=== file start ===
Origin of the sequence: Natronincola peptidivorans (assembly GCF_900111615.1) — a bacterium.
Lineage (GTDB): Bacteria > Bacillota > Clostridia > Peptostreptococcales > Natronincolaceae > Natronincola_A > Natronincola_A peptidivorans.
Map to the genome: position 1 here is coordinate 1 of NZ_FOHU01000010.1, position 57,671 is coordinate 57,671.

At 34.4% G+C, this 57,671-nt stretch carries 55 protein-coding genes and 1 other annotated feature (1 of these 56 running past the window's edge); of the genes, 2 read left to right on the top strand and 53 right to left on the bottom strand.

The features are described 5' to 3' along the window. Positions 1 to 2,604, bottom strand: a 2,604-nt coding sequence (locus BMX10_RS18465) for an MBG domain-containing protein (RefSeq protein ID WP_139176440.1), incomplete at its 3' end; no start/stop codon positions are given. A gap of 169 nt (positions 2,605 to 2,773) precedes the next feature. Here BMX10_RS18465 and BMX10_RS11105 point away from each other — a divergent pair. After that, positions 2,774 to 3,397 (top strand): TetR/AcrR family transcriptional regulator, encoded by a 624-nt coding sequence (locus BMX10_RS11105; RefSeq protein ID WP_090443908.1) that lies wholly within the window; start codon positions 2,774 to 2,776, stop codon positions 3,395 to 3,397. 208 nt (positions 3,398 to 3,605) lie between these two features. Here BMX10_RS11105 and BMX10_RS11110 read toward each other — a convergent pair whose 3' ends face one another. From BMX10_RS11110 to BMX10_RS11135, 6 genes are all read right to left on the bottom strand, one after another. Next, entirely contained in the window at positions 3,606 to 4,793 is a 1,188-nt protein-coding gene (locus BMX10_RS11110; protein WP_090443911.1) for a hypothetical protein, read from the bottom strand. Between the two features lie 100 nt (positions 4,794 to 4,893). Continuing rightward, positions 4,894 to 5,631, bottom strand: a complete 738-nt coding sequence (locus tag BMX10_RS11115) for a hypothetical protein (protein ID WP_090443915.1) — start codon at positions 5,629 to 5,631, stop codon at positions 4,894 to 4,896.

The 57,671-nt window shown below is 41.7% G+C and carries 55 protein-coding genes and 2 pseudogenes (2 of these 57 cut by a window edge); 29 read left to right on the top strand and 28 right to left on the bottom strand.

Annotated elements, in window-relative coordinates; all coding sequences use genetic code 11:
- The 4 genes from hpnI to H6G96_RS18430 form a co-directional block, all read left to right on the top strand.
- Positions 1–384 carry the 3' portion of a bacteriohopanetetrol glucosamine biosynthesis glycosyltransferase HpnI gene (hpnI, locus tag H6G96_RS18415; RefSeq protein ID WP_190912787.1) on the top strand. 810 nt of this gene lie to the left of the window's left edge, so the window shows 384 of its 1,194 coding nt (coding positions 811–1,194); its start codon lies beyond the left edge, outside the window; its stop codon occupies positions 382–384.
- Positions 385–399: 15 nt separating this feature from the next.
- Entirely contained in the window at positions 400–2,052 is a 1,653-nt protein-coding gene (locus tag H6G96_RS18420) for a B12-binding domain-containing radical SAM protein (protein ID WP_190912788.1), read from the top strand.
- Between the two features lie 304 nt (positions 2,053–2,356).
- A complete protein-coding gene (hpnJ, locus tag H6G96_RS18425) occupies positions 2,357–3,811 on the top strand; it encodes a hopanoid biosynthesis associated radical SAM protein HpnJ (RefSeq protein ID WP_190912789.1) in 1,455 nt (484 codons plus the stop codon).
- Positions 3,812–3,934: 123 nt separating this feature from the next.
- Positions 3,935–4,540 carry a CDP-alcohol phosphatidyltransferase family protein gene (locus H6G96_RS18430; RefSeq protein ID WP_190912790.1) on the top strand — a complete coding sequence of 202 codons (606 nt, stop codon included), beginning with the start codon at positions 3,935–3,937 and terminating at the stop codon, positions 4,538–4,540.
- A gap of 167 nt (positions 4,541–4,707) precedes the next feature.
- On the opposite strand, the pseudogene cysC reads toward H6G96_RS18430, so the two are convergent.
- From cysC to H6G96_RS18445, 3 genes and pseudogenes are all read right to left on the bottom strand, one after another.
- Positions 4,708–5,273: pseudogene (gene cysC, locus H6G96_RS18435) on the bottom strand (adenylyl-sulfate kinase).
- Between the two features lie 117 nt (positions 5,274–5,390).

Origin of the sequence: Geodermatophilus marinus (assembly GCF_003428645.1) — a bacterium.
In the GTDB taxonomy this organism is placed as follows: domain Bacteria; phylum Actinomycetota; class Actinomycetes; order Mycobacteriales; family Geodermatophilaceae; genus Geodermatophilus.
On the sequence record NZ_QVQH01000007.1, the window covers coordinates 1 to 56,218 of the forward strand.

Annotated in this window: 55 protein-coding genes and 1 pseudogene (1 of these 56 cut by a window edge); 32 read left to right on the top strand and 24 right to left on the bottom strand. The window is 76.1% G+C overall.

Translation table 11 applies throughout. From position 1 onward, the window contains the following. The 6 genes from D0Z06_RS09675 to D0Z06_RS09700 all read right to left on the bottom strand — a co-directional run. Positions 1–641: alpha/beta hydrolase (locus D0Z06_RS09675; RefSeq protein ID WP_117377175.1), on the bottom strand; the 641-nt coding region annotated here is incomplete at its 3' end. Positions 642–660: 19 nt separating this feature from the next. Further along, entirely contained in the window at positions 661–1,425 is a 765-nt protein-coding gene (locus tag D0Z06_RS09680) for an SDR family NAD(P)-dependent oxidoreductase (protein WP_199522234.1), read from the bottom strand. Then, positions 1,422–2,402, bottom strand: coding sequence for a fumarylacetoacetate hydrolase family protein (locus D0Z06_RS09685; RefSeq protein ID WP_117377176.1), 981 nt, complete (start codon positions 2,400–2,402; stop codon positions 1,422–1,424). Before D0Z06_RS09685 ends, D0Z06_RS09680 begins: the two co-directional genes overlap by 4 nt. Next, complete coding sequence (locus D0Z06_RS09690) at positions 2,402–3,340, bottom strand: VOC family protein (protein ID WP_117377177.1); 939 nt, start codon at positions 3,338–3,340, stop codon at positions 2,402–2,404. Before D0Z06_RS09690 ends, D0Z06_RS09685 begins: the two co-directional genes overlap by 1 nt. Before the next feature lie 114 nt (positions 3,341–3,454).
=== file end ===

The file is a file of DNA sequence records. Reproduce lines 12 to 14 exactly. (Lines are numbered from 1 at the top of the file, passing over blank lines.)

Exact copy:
- Between the two features lie 304 nt (positions 2,053–2,356).
- A complete protein-coding gene (hpnJ, locus tag H6G96_RS18425) occupies positions 2,357–3,811 on the top strand; it encodes a hopanoid biosynthesis associated radical SAM protein HpnJ (RefSeq protein ID WP_190912789.1) in 1,455 nt (484 codons plus the stop codon).
- Positions 3,812–3,934: 123 nt separating this feature from the next.